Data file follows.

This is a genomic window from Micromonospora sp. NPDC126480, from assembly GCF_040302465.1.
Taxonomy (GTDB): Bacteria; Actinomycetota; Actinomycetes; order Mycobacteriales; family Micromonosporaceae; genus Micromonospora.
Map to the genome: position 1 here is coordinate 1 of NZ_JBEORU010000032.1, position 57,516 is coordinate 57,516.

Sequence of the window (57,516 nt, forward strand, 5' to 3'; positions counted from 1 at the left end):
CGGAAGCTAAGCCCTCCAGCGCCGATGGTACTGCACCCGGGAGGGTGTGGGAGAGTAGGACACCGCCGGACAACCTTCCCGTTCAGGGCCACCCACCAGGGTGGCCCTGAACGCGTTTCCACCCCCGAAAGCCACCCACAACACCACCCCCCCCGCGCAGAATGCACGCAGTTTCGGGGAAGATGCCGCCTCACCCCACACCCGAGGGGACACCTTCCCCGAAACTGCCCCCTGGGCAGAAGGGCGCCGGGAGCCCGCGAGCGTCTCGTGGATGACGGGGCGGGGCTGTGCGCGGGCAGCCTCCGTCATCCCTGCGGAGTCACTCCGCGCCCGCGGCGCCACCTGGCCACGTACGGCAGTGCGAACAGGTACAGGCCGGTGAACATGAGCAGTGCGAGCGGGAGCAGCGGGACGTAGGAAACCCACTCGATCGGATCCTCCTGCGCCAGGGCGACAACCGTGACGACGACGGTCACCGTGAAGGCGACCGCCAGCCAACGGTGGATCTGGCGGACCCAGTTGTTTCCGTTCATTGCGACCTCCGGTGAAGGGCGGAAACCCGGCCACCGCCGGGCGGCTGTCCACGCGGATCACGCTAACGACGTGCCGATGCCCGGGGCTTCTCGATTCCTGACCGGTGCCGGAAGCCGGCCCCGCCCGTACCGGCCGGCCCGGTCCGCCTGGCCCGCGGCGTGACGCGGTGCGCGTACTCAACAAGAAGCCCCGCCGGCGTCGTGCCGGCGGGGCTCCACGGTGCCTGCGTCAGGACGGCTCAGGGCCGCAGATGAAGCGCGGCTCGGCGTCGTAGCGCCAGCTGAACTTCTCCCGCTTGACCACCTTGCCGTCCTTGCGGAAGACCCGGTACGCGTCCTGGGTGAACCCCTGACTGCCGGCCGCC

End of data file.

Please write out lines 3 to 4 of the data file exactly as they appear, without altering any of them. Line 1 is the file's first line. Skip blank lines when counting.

Map to the genome: position 1 here is coordinate 1 of NZ_JBEORU010000032.1, position 57,516 is coordinate 57,516.

Sequence of the window (57,516 nt, forward strand, 5' to 3'; positions counted from 1 at the left end):